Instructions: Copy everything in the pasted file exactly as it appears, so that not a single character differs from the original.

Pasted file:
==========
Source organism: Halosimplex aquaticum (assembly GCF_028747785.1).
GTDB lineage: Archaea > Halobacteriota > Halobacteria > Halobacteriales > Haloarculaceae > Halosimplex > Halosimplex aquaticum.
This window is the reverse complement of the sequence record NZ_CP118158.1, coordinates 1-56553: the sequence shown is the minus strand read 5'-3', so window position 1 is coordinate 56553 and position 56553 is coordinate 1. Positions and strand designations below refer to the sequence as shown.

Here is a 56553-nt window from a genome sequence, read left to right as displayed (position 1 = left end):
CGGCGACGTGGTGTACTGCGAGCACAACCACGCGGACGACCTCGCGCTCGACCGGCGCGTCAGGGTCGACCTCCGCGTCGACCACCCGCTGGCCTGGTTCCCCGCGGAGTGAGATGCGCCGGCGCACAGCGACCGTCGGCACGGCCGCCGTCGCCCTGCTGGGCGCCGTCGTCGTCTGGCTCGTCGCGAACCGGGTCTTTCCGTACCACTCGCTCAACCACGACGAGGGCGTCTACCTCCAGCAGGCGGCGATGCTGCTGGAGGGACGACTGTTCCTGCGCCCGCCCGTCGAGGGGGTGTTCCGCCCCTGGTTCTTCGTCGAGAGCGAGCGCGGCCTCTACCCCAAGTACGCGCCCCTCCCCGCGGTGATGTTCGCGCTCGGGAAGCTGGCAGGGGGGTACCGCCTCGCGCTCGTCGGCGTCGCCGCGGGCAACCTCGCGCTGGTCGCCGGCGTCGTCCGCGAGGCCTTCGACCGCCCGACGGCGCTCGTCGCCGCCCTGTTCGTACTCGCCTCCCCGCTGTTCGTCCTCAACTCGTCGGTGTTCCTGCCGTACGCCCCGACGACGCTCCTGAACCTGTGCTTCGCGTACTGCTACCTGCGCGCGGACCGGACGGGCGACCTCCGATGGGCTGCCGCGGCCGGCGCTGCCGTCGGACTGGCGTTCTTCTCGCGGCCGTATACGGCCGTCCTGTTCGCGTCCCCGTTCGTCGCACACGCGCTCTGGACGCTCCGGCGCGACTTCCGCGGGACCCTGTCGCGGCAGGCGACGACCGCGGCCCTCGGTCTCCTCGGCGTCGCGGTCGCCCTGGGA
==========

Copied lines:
Source organism: Halosimplex aquaticum (assembly GCF_028747785.1).
GTDB lineage: Archaea > Halobacteriota > Halobacteria > Halobacteriales > Haloarculaceae > Halosimplex > Halosimplex aquaticum.
This window is the reverse complement of the sequence record NZ_CP118158.1, coordinates 1-56553: the sequence shown is the minus strand read 5'-3', so window position 1 is coordinate 56553 and position 56553 is coordinate 1. Positions and strand designations below refer to the sequence as shown.

Here is a 56553-nt window from a genome sequence, read left to right as displayed (position 1 = left end):
CGGCGACGTGGTGTACTGCGAGCACAACCACGCGGACGACCTCGCGCTCGACCGGCGCGTCAGGGTCGACCTCCGCGTCGACCACCCGCTGGCCTGGTTCCCCGCGGAGTGAGATGCGCCGGCGCACAGCGACCGTCGGCACGGCCGCCGTCGCCCTGCTGGGCGCCGTCGTCGTCTGGCTCGTCGCGAACCGGGTCTTTCCGTACCACTCGCTCAACCACGACGAGGGCGTCTACCTCCAGCAGGCGGCGATGCTGCTGGAGGGACGACTGTTCCTGCGCCCGCCCGTCGAGGGGGTGTTCCGCCCCTGGTTCTTCGTCGAGAGCGAGCGCGGCCTCTACCCCAAGTACGCGCCCCTCCCCGCGGTGATGTTCGCGCTCGGGAAGCTGGCAGGGGGGTACCGCCTCGCGCTCGTCGGCGTCGCCGCGGGCAACCTCGCGCTGGTCGCCGGCGTCGTCCGCGAGGCCTTCGACCGCCCGACGGCGCTCGTCGCCGCCCTGTTCGTACTCGCCTCCCCGCTGTTCGTCCTCAACTCGTCGGTGTTCCTGCCGTACGCCCCGACGACGCTCCTGAACCTGTGCTTCGCGTACTGCTACCTGCGCGCGGACCGGACGGGCGACCTCCGATGGGCTGCCGCGGCCGGCGCTGCCGTCGGACTGGCGTTCTTCTCGCGGCCGTATACGGCCGTCCTGTTCGCGTCCCCGTTCGTCGCACACGCGCTCTGGACGCTCCGGCGCGACTTCCGCGGGACCCTGTCGCGGCAGGCGACGACCGCGGCCCTCGGTCTCCTCGGCGTCGCGGTCGCCCTGGGA